Young Australians question whether Section 44 is relevant in modern Australia
Who should be eligible to sit in our Parliament? That is the issue student delegates will consider at the 23rd National Schools Constitutional Convention in March. The students will review the main issues of Section 44 which sets out the conditions under which disqualification as a Member of Parliament may occur. These include bankruptcy, a criminal conviction, allegiance to a foreign power, holding an office of profit under the Crown (or pension), or direct or financial interest in any Commonwealth agreement.
Local student Mikaela Pappou from Casimir Catholic College is one of 120 Year 11 and 12 students to participate in the 2018 National Schools Constitutional Convention in Canberra, where student delegates will review the main issues of Section 44 and have their opinions recorded in a Communiqué which will be presented to the Senate and incorporated into Hansard.
Emeritus Professor John Warhurst AO from the Australian National University will facilitate the Convention, being held from 20-22 March 2018.
"The Convention is a unique and quite remarkable opportunity for students to explore the Constitution and the political processes surrounding it and to learn more about the intricacies of government. It is vital to engage Australia's future leaders in civics and citizenship, encouraging student voices to be raised in the process of learning and networking. This year's topic is an extremely current one encompassing a broad range of complex, and sometimes controversial, issues. I am excited about how the discussions will unfold." (Emeritus Professor Warhurst)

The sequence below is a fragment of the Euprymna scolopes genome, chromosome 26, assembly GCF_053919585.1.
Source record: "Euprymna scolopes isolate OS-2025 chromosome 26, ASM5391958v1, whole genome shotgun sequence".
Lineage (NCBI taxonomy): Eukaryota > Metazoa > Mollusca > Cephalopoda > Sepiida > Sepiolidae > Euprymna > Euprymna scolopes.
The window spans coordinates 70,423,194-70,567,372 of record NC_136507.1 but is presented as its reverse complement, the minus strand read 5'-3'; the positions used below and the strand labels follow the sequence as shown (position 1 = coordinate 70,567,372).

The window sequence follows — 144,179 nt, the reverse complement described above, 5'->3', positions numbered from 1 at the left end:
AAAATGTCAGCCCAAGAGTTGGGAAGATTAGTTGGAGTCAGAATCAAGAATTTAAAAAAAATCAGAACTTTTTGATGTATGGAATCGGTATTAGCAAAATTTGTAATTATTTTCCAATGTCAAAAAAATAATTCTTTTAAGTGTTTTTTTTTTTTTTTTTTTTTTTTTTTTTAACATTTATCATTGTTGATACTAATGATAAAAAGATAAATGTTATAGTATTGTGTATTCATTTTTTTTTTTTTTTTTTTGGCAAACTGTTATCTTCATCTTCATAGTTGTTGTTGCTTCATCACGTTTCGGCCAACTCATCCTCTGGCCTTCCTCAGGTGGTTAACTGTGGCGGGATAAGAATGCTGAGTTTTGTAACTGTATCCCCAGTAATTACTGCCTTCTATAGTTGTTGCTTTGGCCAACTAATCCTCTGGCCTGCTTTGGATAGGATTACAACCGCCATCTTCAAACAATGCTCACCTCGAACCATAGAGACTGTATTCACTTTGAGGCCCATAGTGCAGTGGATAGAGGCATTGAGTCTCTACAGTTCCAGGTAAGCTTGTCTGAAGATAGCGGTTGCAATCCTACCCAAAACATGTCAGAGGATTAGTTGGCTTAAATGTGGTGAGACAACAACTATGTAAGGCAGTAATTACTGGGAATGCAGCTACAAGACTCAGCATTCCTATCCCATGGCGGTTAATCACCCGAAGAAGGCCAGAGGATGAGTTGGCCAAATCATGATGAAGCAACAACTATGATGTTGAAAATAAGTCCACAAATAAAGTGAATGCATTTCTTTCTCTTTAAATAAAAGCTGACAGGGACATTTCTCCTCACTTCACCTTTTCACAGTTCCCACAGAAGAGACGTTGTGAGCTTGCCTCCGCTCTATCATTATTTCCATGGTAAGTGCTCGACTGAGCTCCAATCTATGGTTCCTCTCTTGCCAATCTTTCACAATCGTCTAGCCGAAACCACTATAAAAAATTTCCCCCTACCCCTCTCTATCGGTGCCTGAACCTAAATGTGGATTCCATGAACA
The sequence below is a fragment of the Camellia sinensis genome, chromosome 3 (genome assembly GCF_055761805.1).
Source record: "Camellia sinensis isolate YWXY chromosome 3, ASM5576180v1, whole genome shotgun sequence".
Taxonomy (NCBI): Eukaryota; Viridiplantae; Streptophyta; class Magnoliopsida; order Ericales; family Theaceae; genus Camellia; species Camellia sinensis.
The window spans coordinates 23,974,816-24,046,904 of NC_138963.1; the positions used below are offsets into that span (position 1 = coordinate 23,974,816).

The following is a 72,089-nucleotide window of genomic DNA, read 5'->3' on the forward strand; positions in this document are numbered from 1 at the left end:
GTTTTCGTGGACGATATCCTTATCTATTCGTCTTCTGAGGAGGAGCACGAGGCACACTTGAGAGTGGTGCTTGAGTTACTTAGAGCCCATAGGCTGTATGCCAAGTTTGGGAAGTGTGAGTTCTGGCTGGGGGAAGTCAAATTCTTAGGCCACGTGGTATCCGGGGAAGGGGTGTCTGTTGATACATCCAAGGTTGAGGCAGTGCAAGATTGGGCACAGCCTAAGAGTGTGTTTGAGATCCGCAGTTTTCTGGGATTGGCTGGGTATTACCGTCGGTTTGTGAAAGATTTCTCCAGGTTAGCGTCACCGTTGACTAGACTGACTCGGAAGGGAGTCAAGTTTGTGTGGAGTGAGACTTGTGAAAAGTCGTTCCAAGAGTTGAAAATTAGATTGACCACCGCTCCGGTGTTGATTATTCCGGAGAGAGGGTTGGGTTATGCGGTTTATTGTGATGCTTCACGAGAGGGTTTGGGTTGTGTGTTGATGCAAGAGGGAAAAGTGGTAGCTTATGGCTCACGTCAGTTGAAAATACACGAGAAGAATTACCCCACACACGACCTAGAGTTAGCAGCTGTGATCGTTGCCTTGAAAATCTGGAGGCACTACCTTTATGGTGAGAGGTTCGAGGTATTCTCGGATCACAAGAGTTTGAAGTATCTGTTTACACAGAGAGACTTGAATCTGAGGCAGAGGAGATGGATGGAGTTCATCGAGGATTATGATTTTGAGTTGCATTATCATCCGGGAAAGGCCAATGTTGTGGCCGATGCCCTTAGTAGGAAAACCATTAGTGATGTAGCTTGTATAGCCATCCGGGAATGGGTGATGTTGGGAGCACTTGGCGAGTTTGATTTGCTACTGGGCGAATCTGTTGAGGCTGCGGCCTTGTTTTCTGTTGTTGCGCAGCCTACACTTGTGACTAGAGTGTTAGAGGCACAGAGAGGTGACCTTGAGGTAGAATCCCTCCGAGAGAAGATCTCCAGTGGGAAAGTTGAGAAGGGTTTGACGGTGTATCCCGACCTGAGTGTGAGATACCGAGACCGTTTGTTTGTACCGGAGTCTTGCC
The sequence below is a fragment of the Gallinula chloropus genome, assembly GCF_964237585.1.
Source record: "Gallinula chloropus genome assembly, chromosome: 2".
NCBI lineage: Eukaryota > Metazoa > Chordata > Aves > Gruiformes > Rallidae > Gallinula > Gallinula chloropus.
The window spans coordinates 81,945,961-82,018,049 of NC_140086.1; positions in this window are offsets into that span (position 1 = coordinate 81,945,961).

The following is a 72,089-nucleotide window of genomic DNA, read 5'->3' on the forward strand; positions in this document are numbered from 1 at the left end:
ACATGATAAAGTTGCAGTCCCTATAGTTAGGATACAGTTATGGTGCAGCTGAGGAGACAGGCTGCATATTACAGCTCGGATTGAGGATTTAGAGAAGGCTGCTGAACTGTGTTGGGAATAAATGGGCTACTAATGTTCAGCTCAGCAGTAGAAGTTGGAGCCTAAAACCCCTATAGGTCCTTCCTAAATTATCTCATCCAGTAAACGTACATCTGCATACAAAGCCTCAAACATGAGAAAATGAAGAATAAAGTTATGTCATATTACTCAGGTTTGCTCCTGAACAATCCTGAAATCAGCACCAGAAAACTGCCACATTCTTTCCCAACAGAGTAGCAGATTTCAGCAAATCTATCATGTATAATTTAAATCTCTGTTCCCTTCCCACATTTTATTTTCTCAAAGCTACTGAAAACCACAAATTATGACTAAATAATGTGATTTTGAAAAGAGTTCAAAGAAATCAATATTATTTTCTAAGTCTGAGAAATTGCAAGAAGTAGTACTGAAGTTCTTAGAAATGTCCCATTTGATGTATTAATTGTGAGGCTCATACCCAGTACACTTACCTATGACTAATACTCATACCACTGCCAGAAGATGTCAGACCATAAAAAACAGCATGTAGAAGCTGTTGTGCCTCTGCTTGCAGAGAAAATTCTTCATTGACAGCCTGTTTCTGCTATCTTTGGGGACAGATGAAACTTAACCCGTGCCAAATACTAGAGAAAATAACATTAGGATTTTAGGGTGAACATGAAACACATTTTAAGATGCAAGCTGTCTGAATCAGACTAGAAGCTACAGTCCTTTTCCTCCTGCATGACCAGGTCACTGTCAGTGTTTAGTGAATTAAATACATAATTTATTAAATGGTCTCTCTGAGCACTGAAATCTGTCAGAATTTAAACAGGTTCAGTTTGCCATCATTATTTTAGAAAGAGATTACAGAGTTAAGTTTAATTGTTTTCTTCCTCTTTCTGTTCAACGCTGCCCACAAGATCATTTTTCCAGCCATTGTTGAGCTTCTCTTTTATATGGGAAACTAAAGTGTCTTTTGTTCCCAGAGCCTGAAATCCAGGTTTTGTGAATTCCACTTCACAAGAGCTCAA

Students will hear from a panel of experts and will discuss in working groups the five sub-sections of Section 44, before they vote in a mock referendum. The outcome will be incorporated into the Communiqué.
The National Schools Constitutional Convention programme provides senior students with an opportunity to become better informed about how Australia's Constitution provides a democratic framework and encourages them to take an active interest in the operation of government. The topic of the 2018 Convention is - 'Is Section 44 of the Constitution relevant in modern Australia?'
The Convention is funded by the Australian Government Department of Education and Training and is supported by all Australian education ministers with most states and territories funding feeder conventions.
As a national delegate, Mikaela Pappou was selected from around 1,000 students from government, independent and Catholic schools, many of whom participated in their state or territory Conventions.
'I am honoured to be given an incredible once in a lifetime opportunity to attend the 'National Schools Constitutional Convention', in Canberra. As a young woman from Sydney's Inner West, I recognise that my peers and I are the future of Australia and therefore, Australian politics. Whether we are voters or decide to take up careers in Australian politics, we can shape and reform the future of Australia.
My invitation to the 'National Schools Constitutional Convention' is not only a wonderful individual opportunity, but in fact, a chance to convey the voice of students, mothers, fathers, teachers and leaders of Australia.'
Note: The 2018 National Schools Constitutional Convention is supported and funded by the Australian Government Department of Education and Training. The views expressed at the Convention will not necessarily represent the views of the Australian Government Department of Education and Training.